Yoga and Eldercare


I’ve worked with Senior adults for the past 7 years of my life, studying the aging body and how yoga can help us increase bone strength, muscle strength, flexibility and balance, as well as relieve stress which can exacerbate conditions like heart disease, and weaken our immune response. But I’ve recently had to come to terms with my own parents aging as my father spent a week in the hospital and 2 weeks in rehab care. Sooner or later, all of us will experience the process of aging – whether through helping our parents, grandparents, an auntie or neighbor.

Eventually we will witness the process of our own aging – both the physical and psychological aspects of aging in a society that tends to isolate older people. Modern Western medicine offers many ways to help support the body in crisis, but is still lacking when it comes to supporting the health and well-being of the body/mind/spirit – seeing each individual as a whole being, and helping alleviate and manage chronic pain without relying solely on pharmaceuticals.

Eastern medicine in the form of yoga, meditation, herbal treatments and energy work including Ayurveda, Reiki and Acupuncture can be incredibly helpful in managing pain and healing the body/mind/spirit. What does this healing look like? It doesn’t always mean “curing”. But yoga can certainly help us to manage pain and have a better quality of life while we are still here on this earth. As our bodies age, we may become frustrated by what we see as new “limitations”. Arthritis may make it harder for us to move. Our joints seem to lack the strength to get up and down, grasp things, or even open a jar of jam. Our senses are not as keen. Most of us will suffer at least some hearing loss, because of our culture’s lack of concern for hearing, and our over-exposure to loud sound. Our eyesight may diminish. Food may not taste the same. Some people lose their sense of smell. Many of us experience a lack of sensation due to neuropathy or other nerve conditions. Or we may feel tingling in our hands and feet or experience sciatica pain.

Not to mention, the myriad diseases we may experience due to not LIVING WELL – not taking care of ourselves, abusing our bodies, stressing our minds. At this time in our lives, yoga can help us release stress and tension through gentle movement, yoga nidra can help us to sleep better, and pranayama can help us breathe better.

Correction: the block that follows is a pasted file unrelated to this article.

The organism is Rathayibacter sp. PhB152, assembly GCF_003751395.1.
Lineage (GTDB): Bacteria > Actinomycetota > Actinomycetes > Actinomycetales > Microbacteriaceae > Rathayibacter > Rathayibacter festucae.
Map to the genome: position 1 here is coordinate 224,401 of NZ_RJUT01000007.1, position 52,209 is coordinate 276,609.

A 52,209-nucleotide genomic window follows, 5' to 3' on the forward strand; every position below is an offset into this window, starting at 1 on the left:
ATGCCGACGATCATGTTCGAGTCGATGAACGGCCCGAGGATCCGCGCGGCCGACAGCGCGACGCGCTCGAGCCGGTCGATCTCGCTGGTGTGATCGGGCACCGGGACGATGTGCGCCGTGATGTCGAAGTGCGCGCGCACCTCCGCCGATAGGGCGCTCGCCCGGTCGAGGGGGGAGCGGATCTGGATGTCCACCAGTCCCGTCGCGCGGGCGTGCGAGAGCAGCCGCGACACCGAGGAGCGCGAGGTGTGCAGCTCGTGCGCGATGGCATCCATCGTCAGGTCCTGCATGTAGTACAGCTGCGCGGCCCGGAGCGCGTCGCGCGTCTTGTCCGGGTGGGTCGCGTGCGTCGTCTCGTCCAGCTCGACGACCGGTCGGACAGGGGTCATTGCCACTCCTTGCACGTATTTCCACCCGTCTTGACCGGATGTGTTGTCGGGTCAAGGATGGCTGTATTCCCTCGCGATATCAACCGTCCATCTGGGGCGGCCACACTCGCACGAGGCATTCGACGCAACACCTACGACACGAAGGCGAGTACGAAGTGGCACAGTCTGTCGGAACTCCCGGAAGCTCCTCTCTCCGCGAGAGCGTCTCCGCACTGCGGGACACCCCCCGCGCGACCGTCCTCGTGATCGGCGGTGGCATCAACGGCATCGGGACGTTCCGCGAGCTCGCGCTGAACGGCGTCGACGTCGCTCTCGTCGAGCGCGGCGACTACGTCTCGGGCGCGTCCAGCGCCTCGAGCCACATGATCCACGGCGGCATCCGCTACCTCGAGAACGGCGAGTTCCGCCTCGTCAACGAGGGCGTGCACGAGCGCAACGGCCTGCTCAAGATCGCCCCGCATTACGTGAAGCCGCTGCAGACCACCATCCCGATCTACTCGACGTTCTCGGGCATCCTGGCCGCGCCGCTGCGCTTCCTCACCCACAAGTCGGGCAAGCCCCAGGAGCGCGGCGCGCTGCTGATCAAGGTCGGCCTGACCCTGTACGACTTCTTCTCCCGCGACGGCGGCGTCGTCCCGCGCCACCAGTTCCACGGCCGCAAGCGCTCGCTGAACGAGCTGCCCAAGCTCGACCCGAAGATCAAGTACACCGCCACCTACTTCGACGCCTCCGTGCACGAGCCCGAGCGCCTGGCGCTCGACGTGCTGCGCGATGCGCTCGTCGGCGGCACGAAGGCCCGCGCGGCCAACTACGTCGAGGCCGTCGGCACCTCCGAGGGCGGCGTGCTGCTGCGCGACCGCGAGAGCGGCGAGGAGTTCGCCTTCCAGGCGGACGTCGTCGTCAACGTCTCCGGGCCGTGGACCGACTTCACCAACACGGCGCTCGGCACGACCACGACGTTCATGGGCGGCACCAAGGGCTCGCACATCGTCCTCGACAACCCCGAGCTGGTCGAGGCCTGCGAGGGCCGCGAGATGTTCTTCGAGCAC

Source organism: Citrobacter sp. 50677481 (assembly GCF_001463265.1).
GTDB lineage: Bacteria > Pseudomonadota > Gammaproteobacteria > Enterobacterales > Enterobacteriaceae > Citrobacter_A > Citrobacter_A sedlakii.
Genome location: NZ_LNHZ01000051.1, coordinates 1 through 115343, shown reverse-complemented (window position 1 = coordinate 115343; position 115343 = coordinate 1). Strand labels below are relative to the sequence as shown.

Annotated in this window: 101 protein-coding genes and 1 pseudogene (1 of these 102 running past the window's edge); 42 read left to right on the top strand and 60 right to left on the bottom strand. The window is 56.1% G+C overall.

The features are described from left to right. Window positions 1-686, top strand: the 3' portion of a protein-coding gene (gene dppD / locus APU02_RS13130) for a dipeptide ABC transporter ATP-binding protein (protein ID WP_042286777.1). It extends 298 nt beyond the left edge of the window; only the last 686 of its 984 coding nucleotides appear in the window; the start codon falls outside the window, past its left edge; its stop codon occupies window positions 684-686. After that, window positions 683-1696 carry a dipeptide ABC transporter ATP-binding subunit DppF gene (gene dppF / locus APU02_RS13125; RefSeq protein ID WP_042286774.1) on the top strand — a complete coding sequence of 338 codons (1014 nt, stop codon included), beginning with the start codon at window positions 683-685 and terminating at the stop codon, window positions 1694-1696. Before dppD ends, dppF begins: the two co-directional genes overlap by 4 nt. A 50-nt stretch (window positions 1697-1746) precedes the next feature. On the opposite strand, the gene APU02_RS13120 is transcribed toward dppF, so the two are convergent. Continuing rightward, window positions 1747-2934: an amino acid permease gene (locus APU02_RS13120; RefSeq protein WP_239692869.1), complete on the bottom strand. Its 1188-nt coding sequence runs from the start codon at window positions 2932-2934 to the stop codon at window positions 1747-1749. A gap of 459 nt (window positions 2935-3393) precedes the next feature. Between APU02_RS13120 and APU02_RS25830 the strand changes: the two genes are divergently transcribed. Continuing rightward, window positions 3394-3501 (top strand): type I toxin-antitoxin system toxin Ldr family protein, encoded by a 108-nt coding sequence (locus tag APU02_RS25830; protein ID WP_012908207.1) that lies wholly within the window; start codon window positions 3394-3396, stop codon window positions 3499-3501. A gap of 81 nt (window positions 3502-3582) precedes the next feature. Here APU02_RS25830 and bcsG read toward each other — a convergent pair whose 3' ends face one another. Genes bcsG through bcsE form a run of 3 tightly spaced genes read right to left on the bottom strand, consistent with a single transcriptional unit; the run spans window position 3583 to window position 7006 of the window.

On top of the physical discomfort of aging, exists the fear of death and dying.

According to the yoga tradition, “fear of death”, or Abhiniveśā one of the 5 causes of affliction (called the 5 Kleshas). As we age, and we begin to realize our time in this body is coming to an end, there may be psycho-emotional reactions caused by our inability to let go. We may suffer depression and/or anxiety. According to Purna yoga founder, Aadil Palkhivala, “…our fear of death is never so great as our fear of not having fully lived.” (Article can be found here:

https://www.yogajournal.com/yoga-101/kleshas-fear-of-death-abhinivesha)

The 8th limb of Ashtanga Yoga, the practice of meditation - allows us to witness and understand our fears and to practice vairagya (detachment) – letting go.

There is a beautiful meditation I learned from Gary Kraftsow that helps us through this transition, called “Antya Krama”.

Anta or Antya Krama refers to our 3rd stage of life. The first stage is our youth, the 2nd stage our working adult life, and the 3rd stage, our elder years. Our priorities can and should shift. We become more focused with our spiritual life and meditation rather than asana and pranayama.

The Antya Krama meditation helps us let go of our attachments so our body and mind can peacefully transition. End of Life meditations help us to let go of our attachments through the 5 senses and chakras. So, through gentle movement to relieve stress and tension, breathing practices, yoga nidra and relaxation and meditation, the tools of yoga can assist us through the process of aging and transition to the next world. Namaste.

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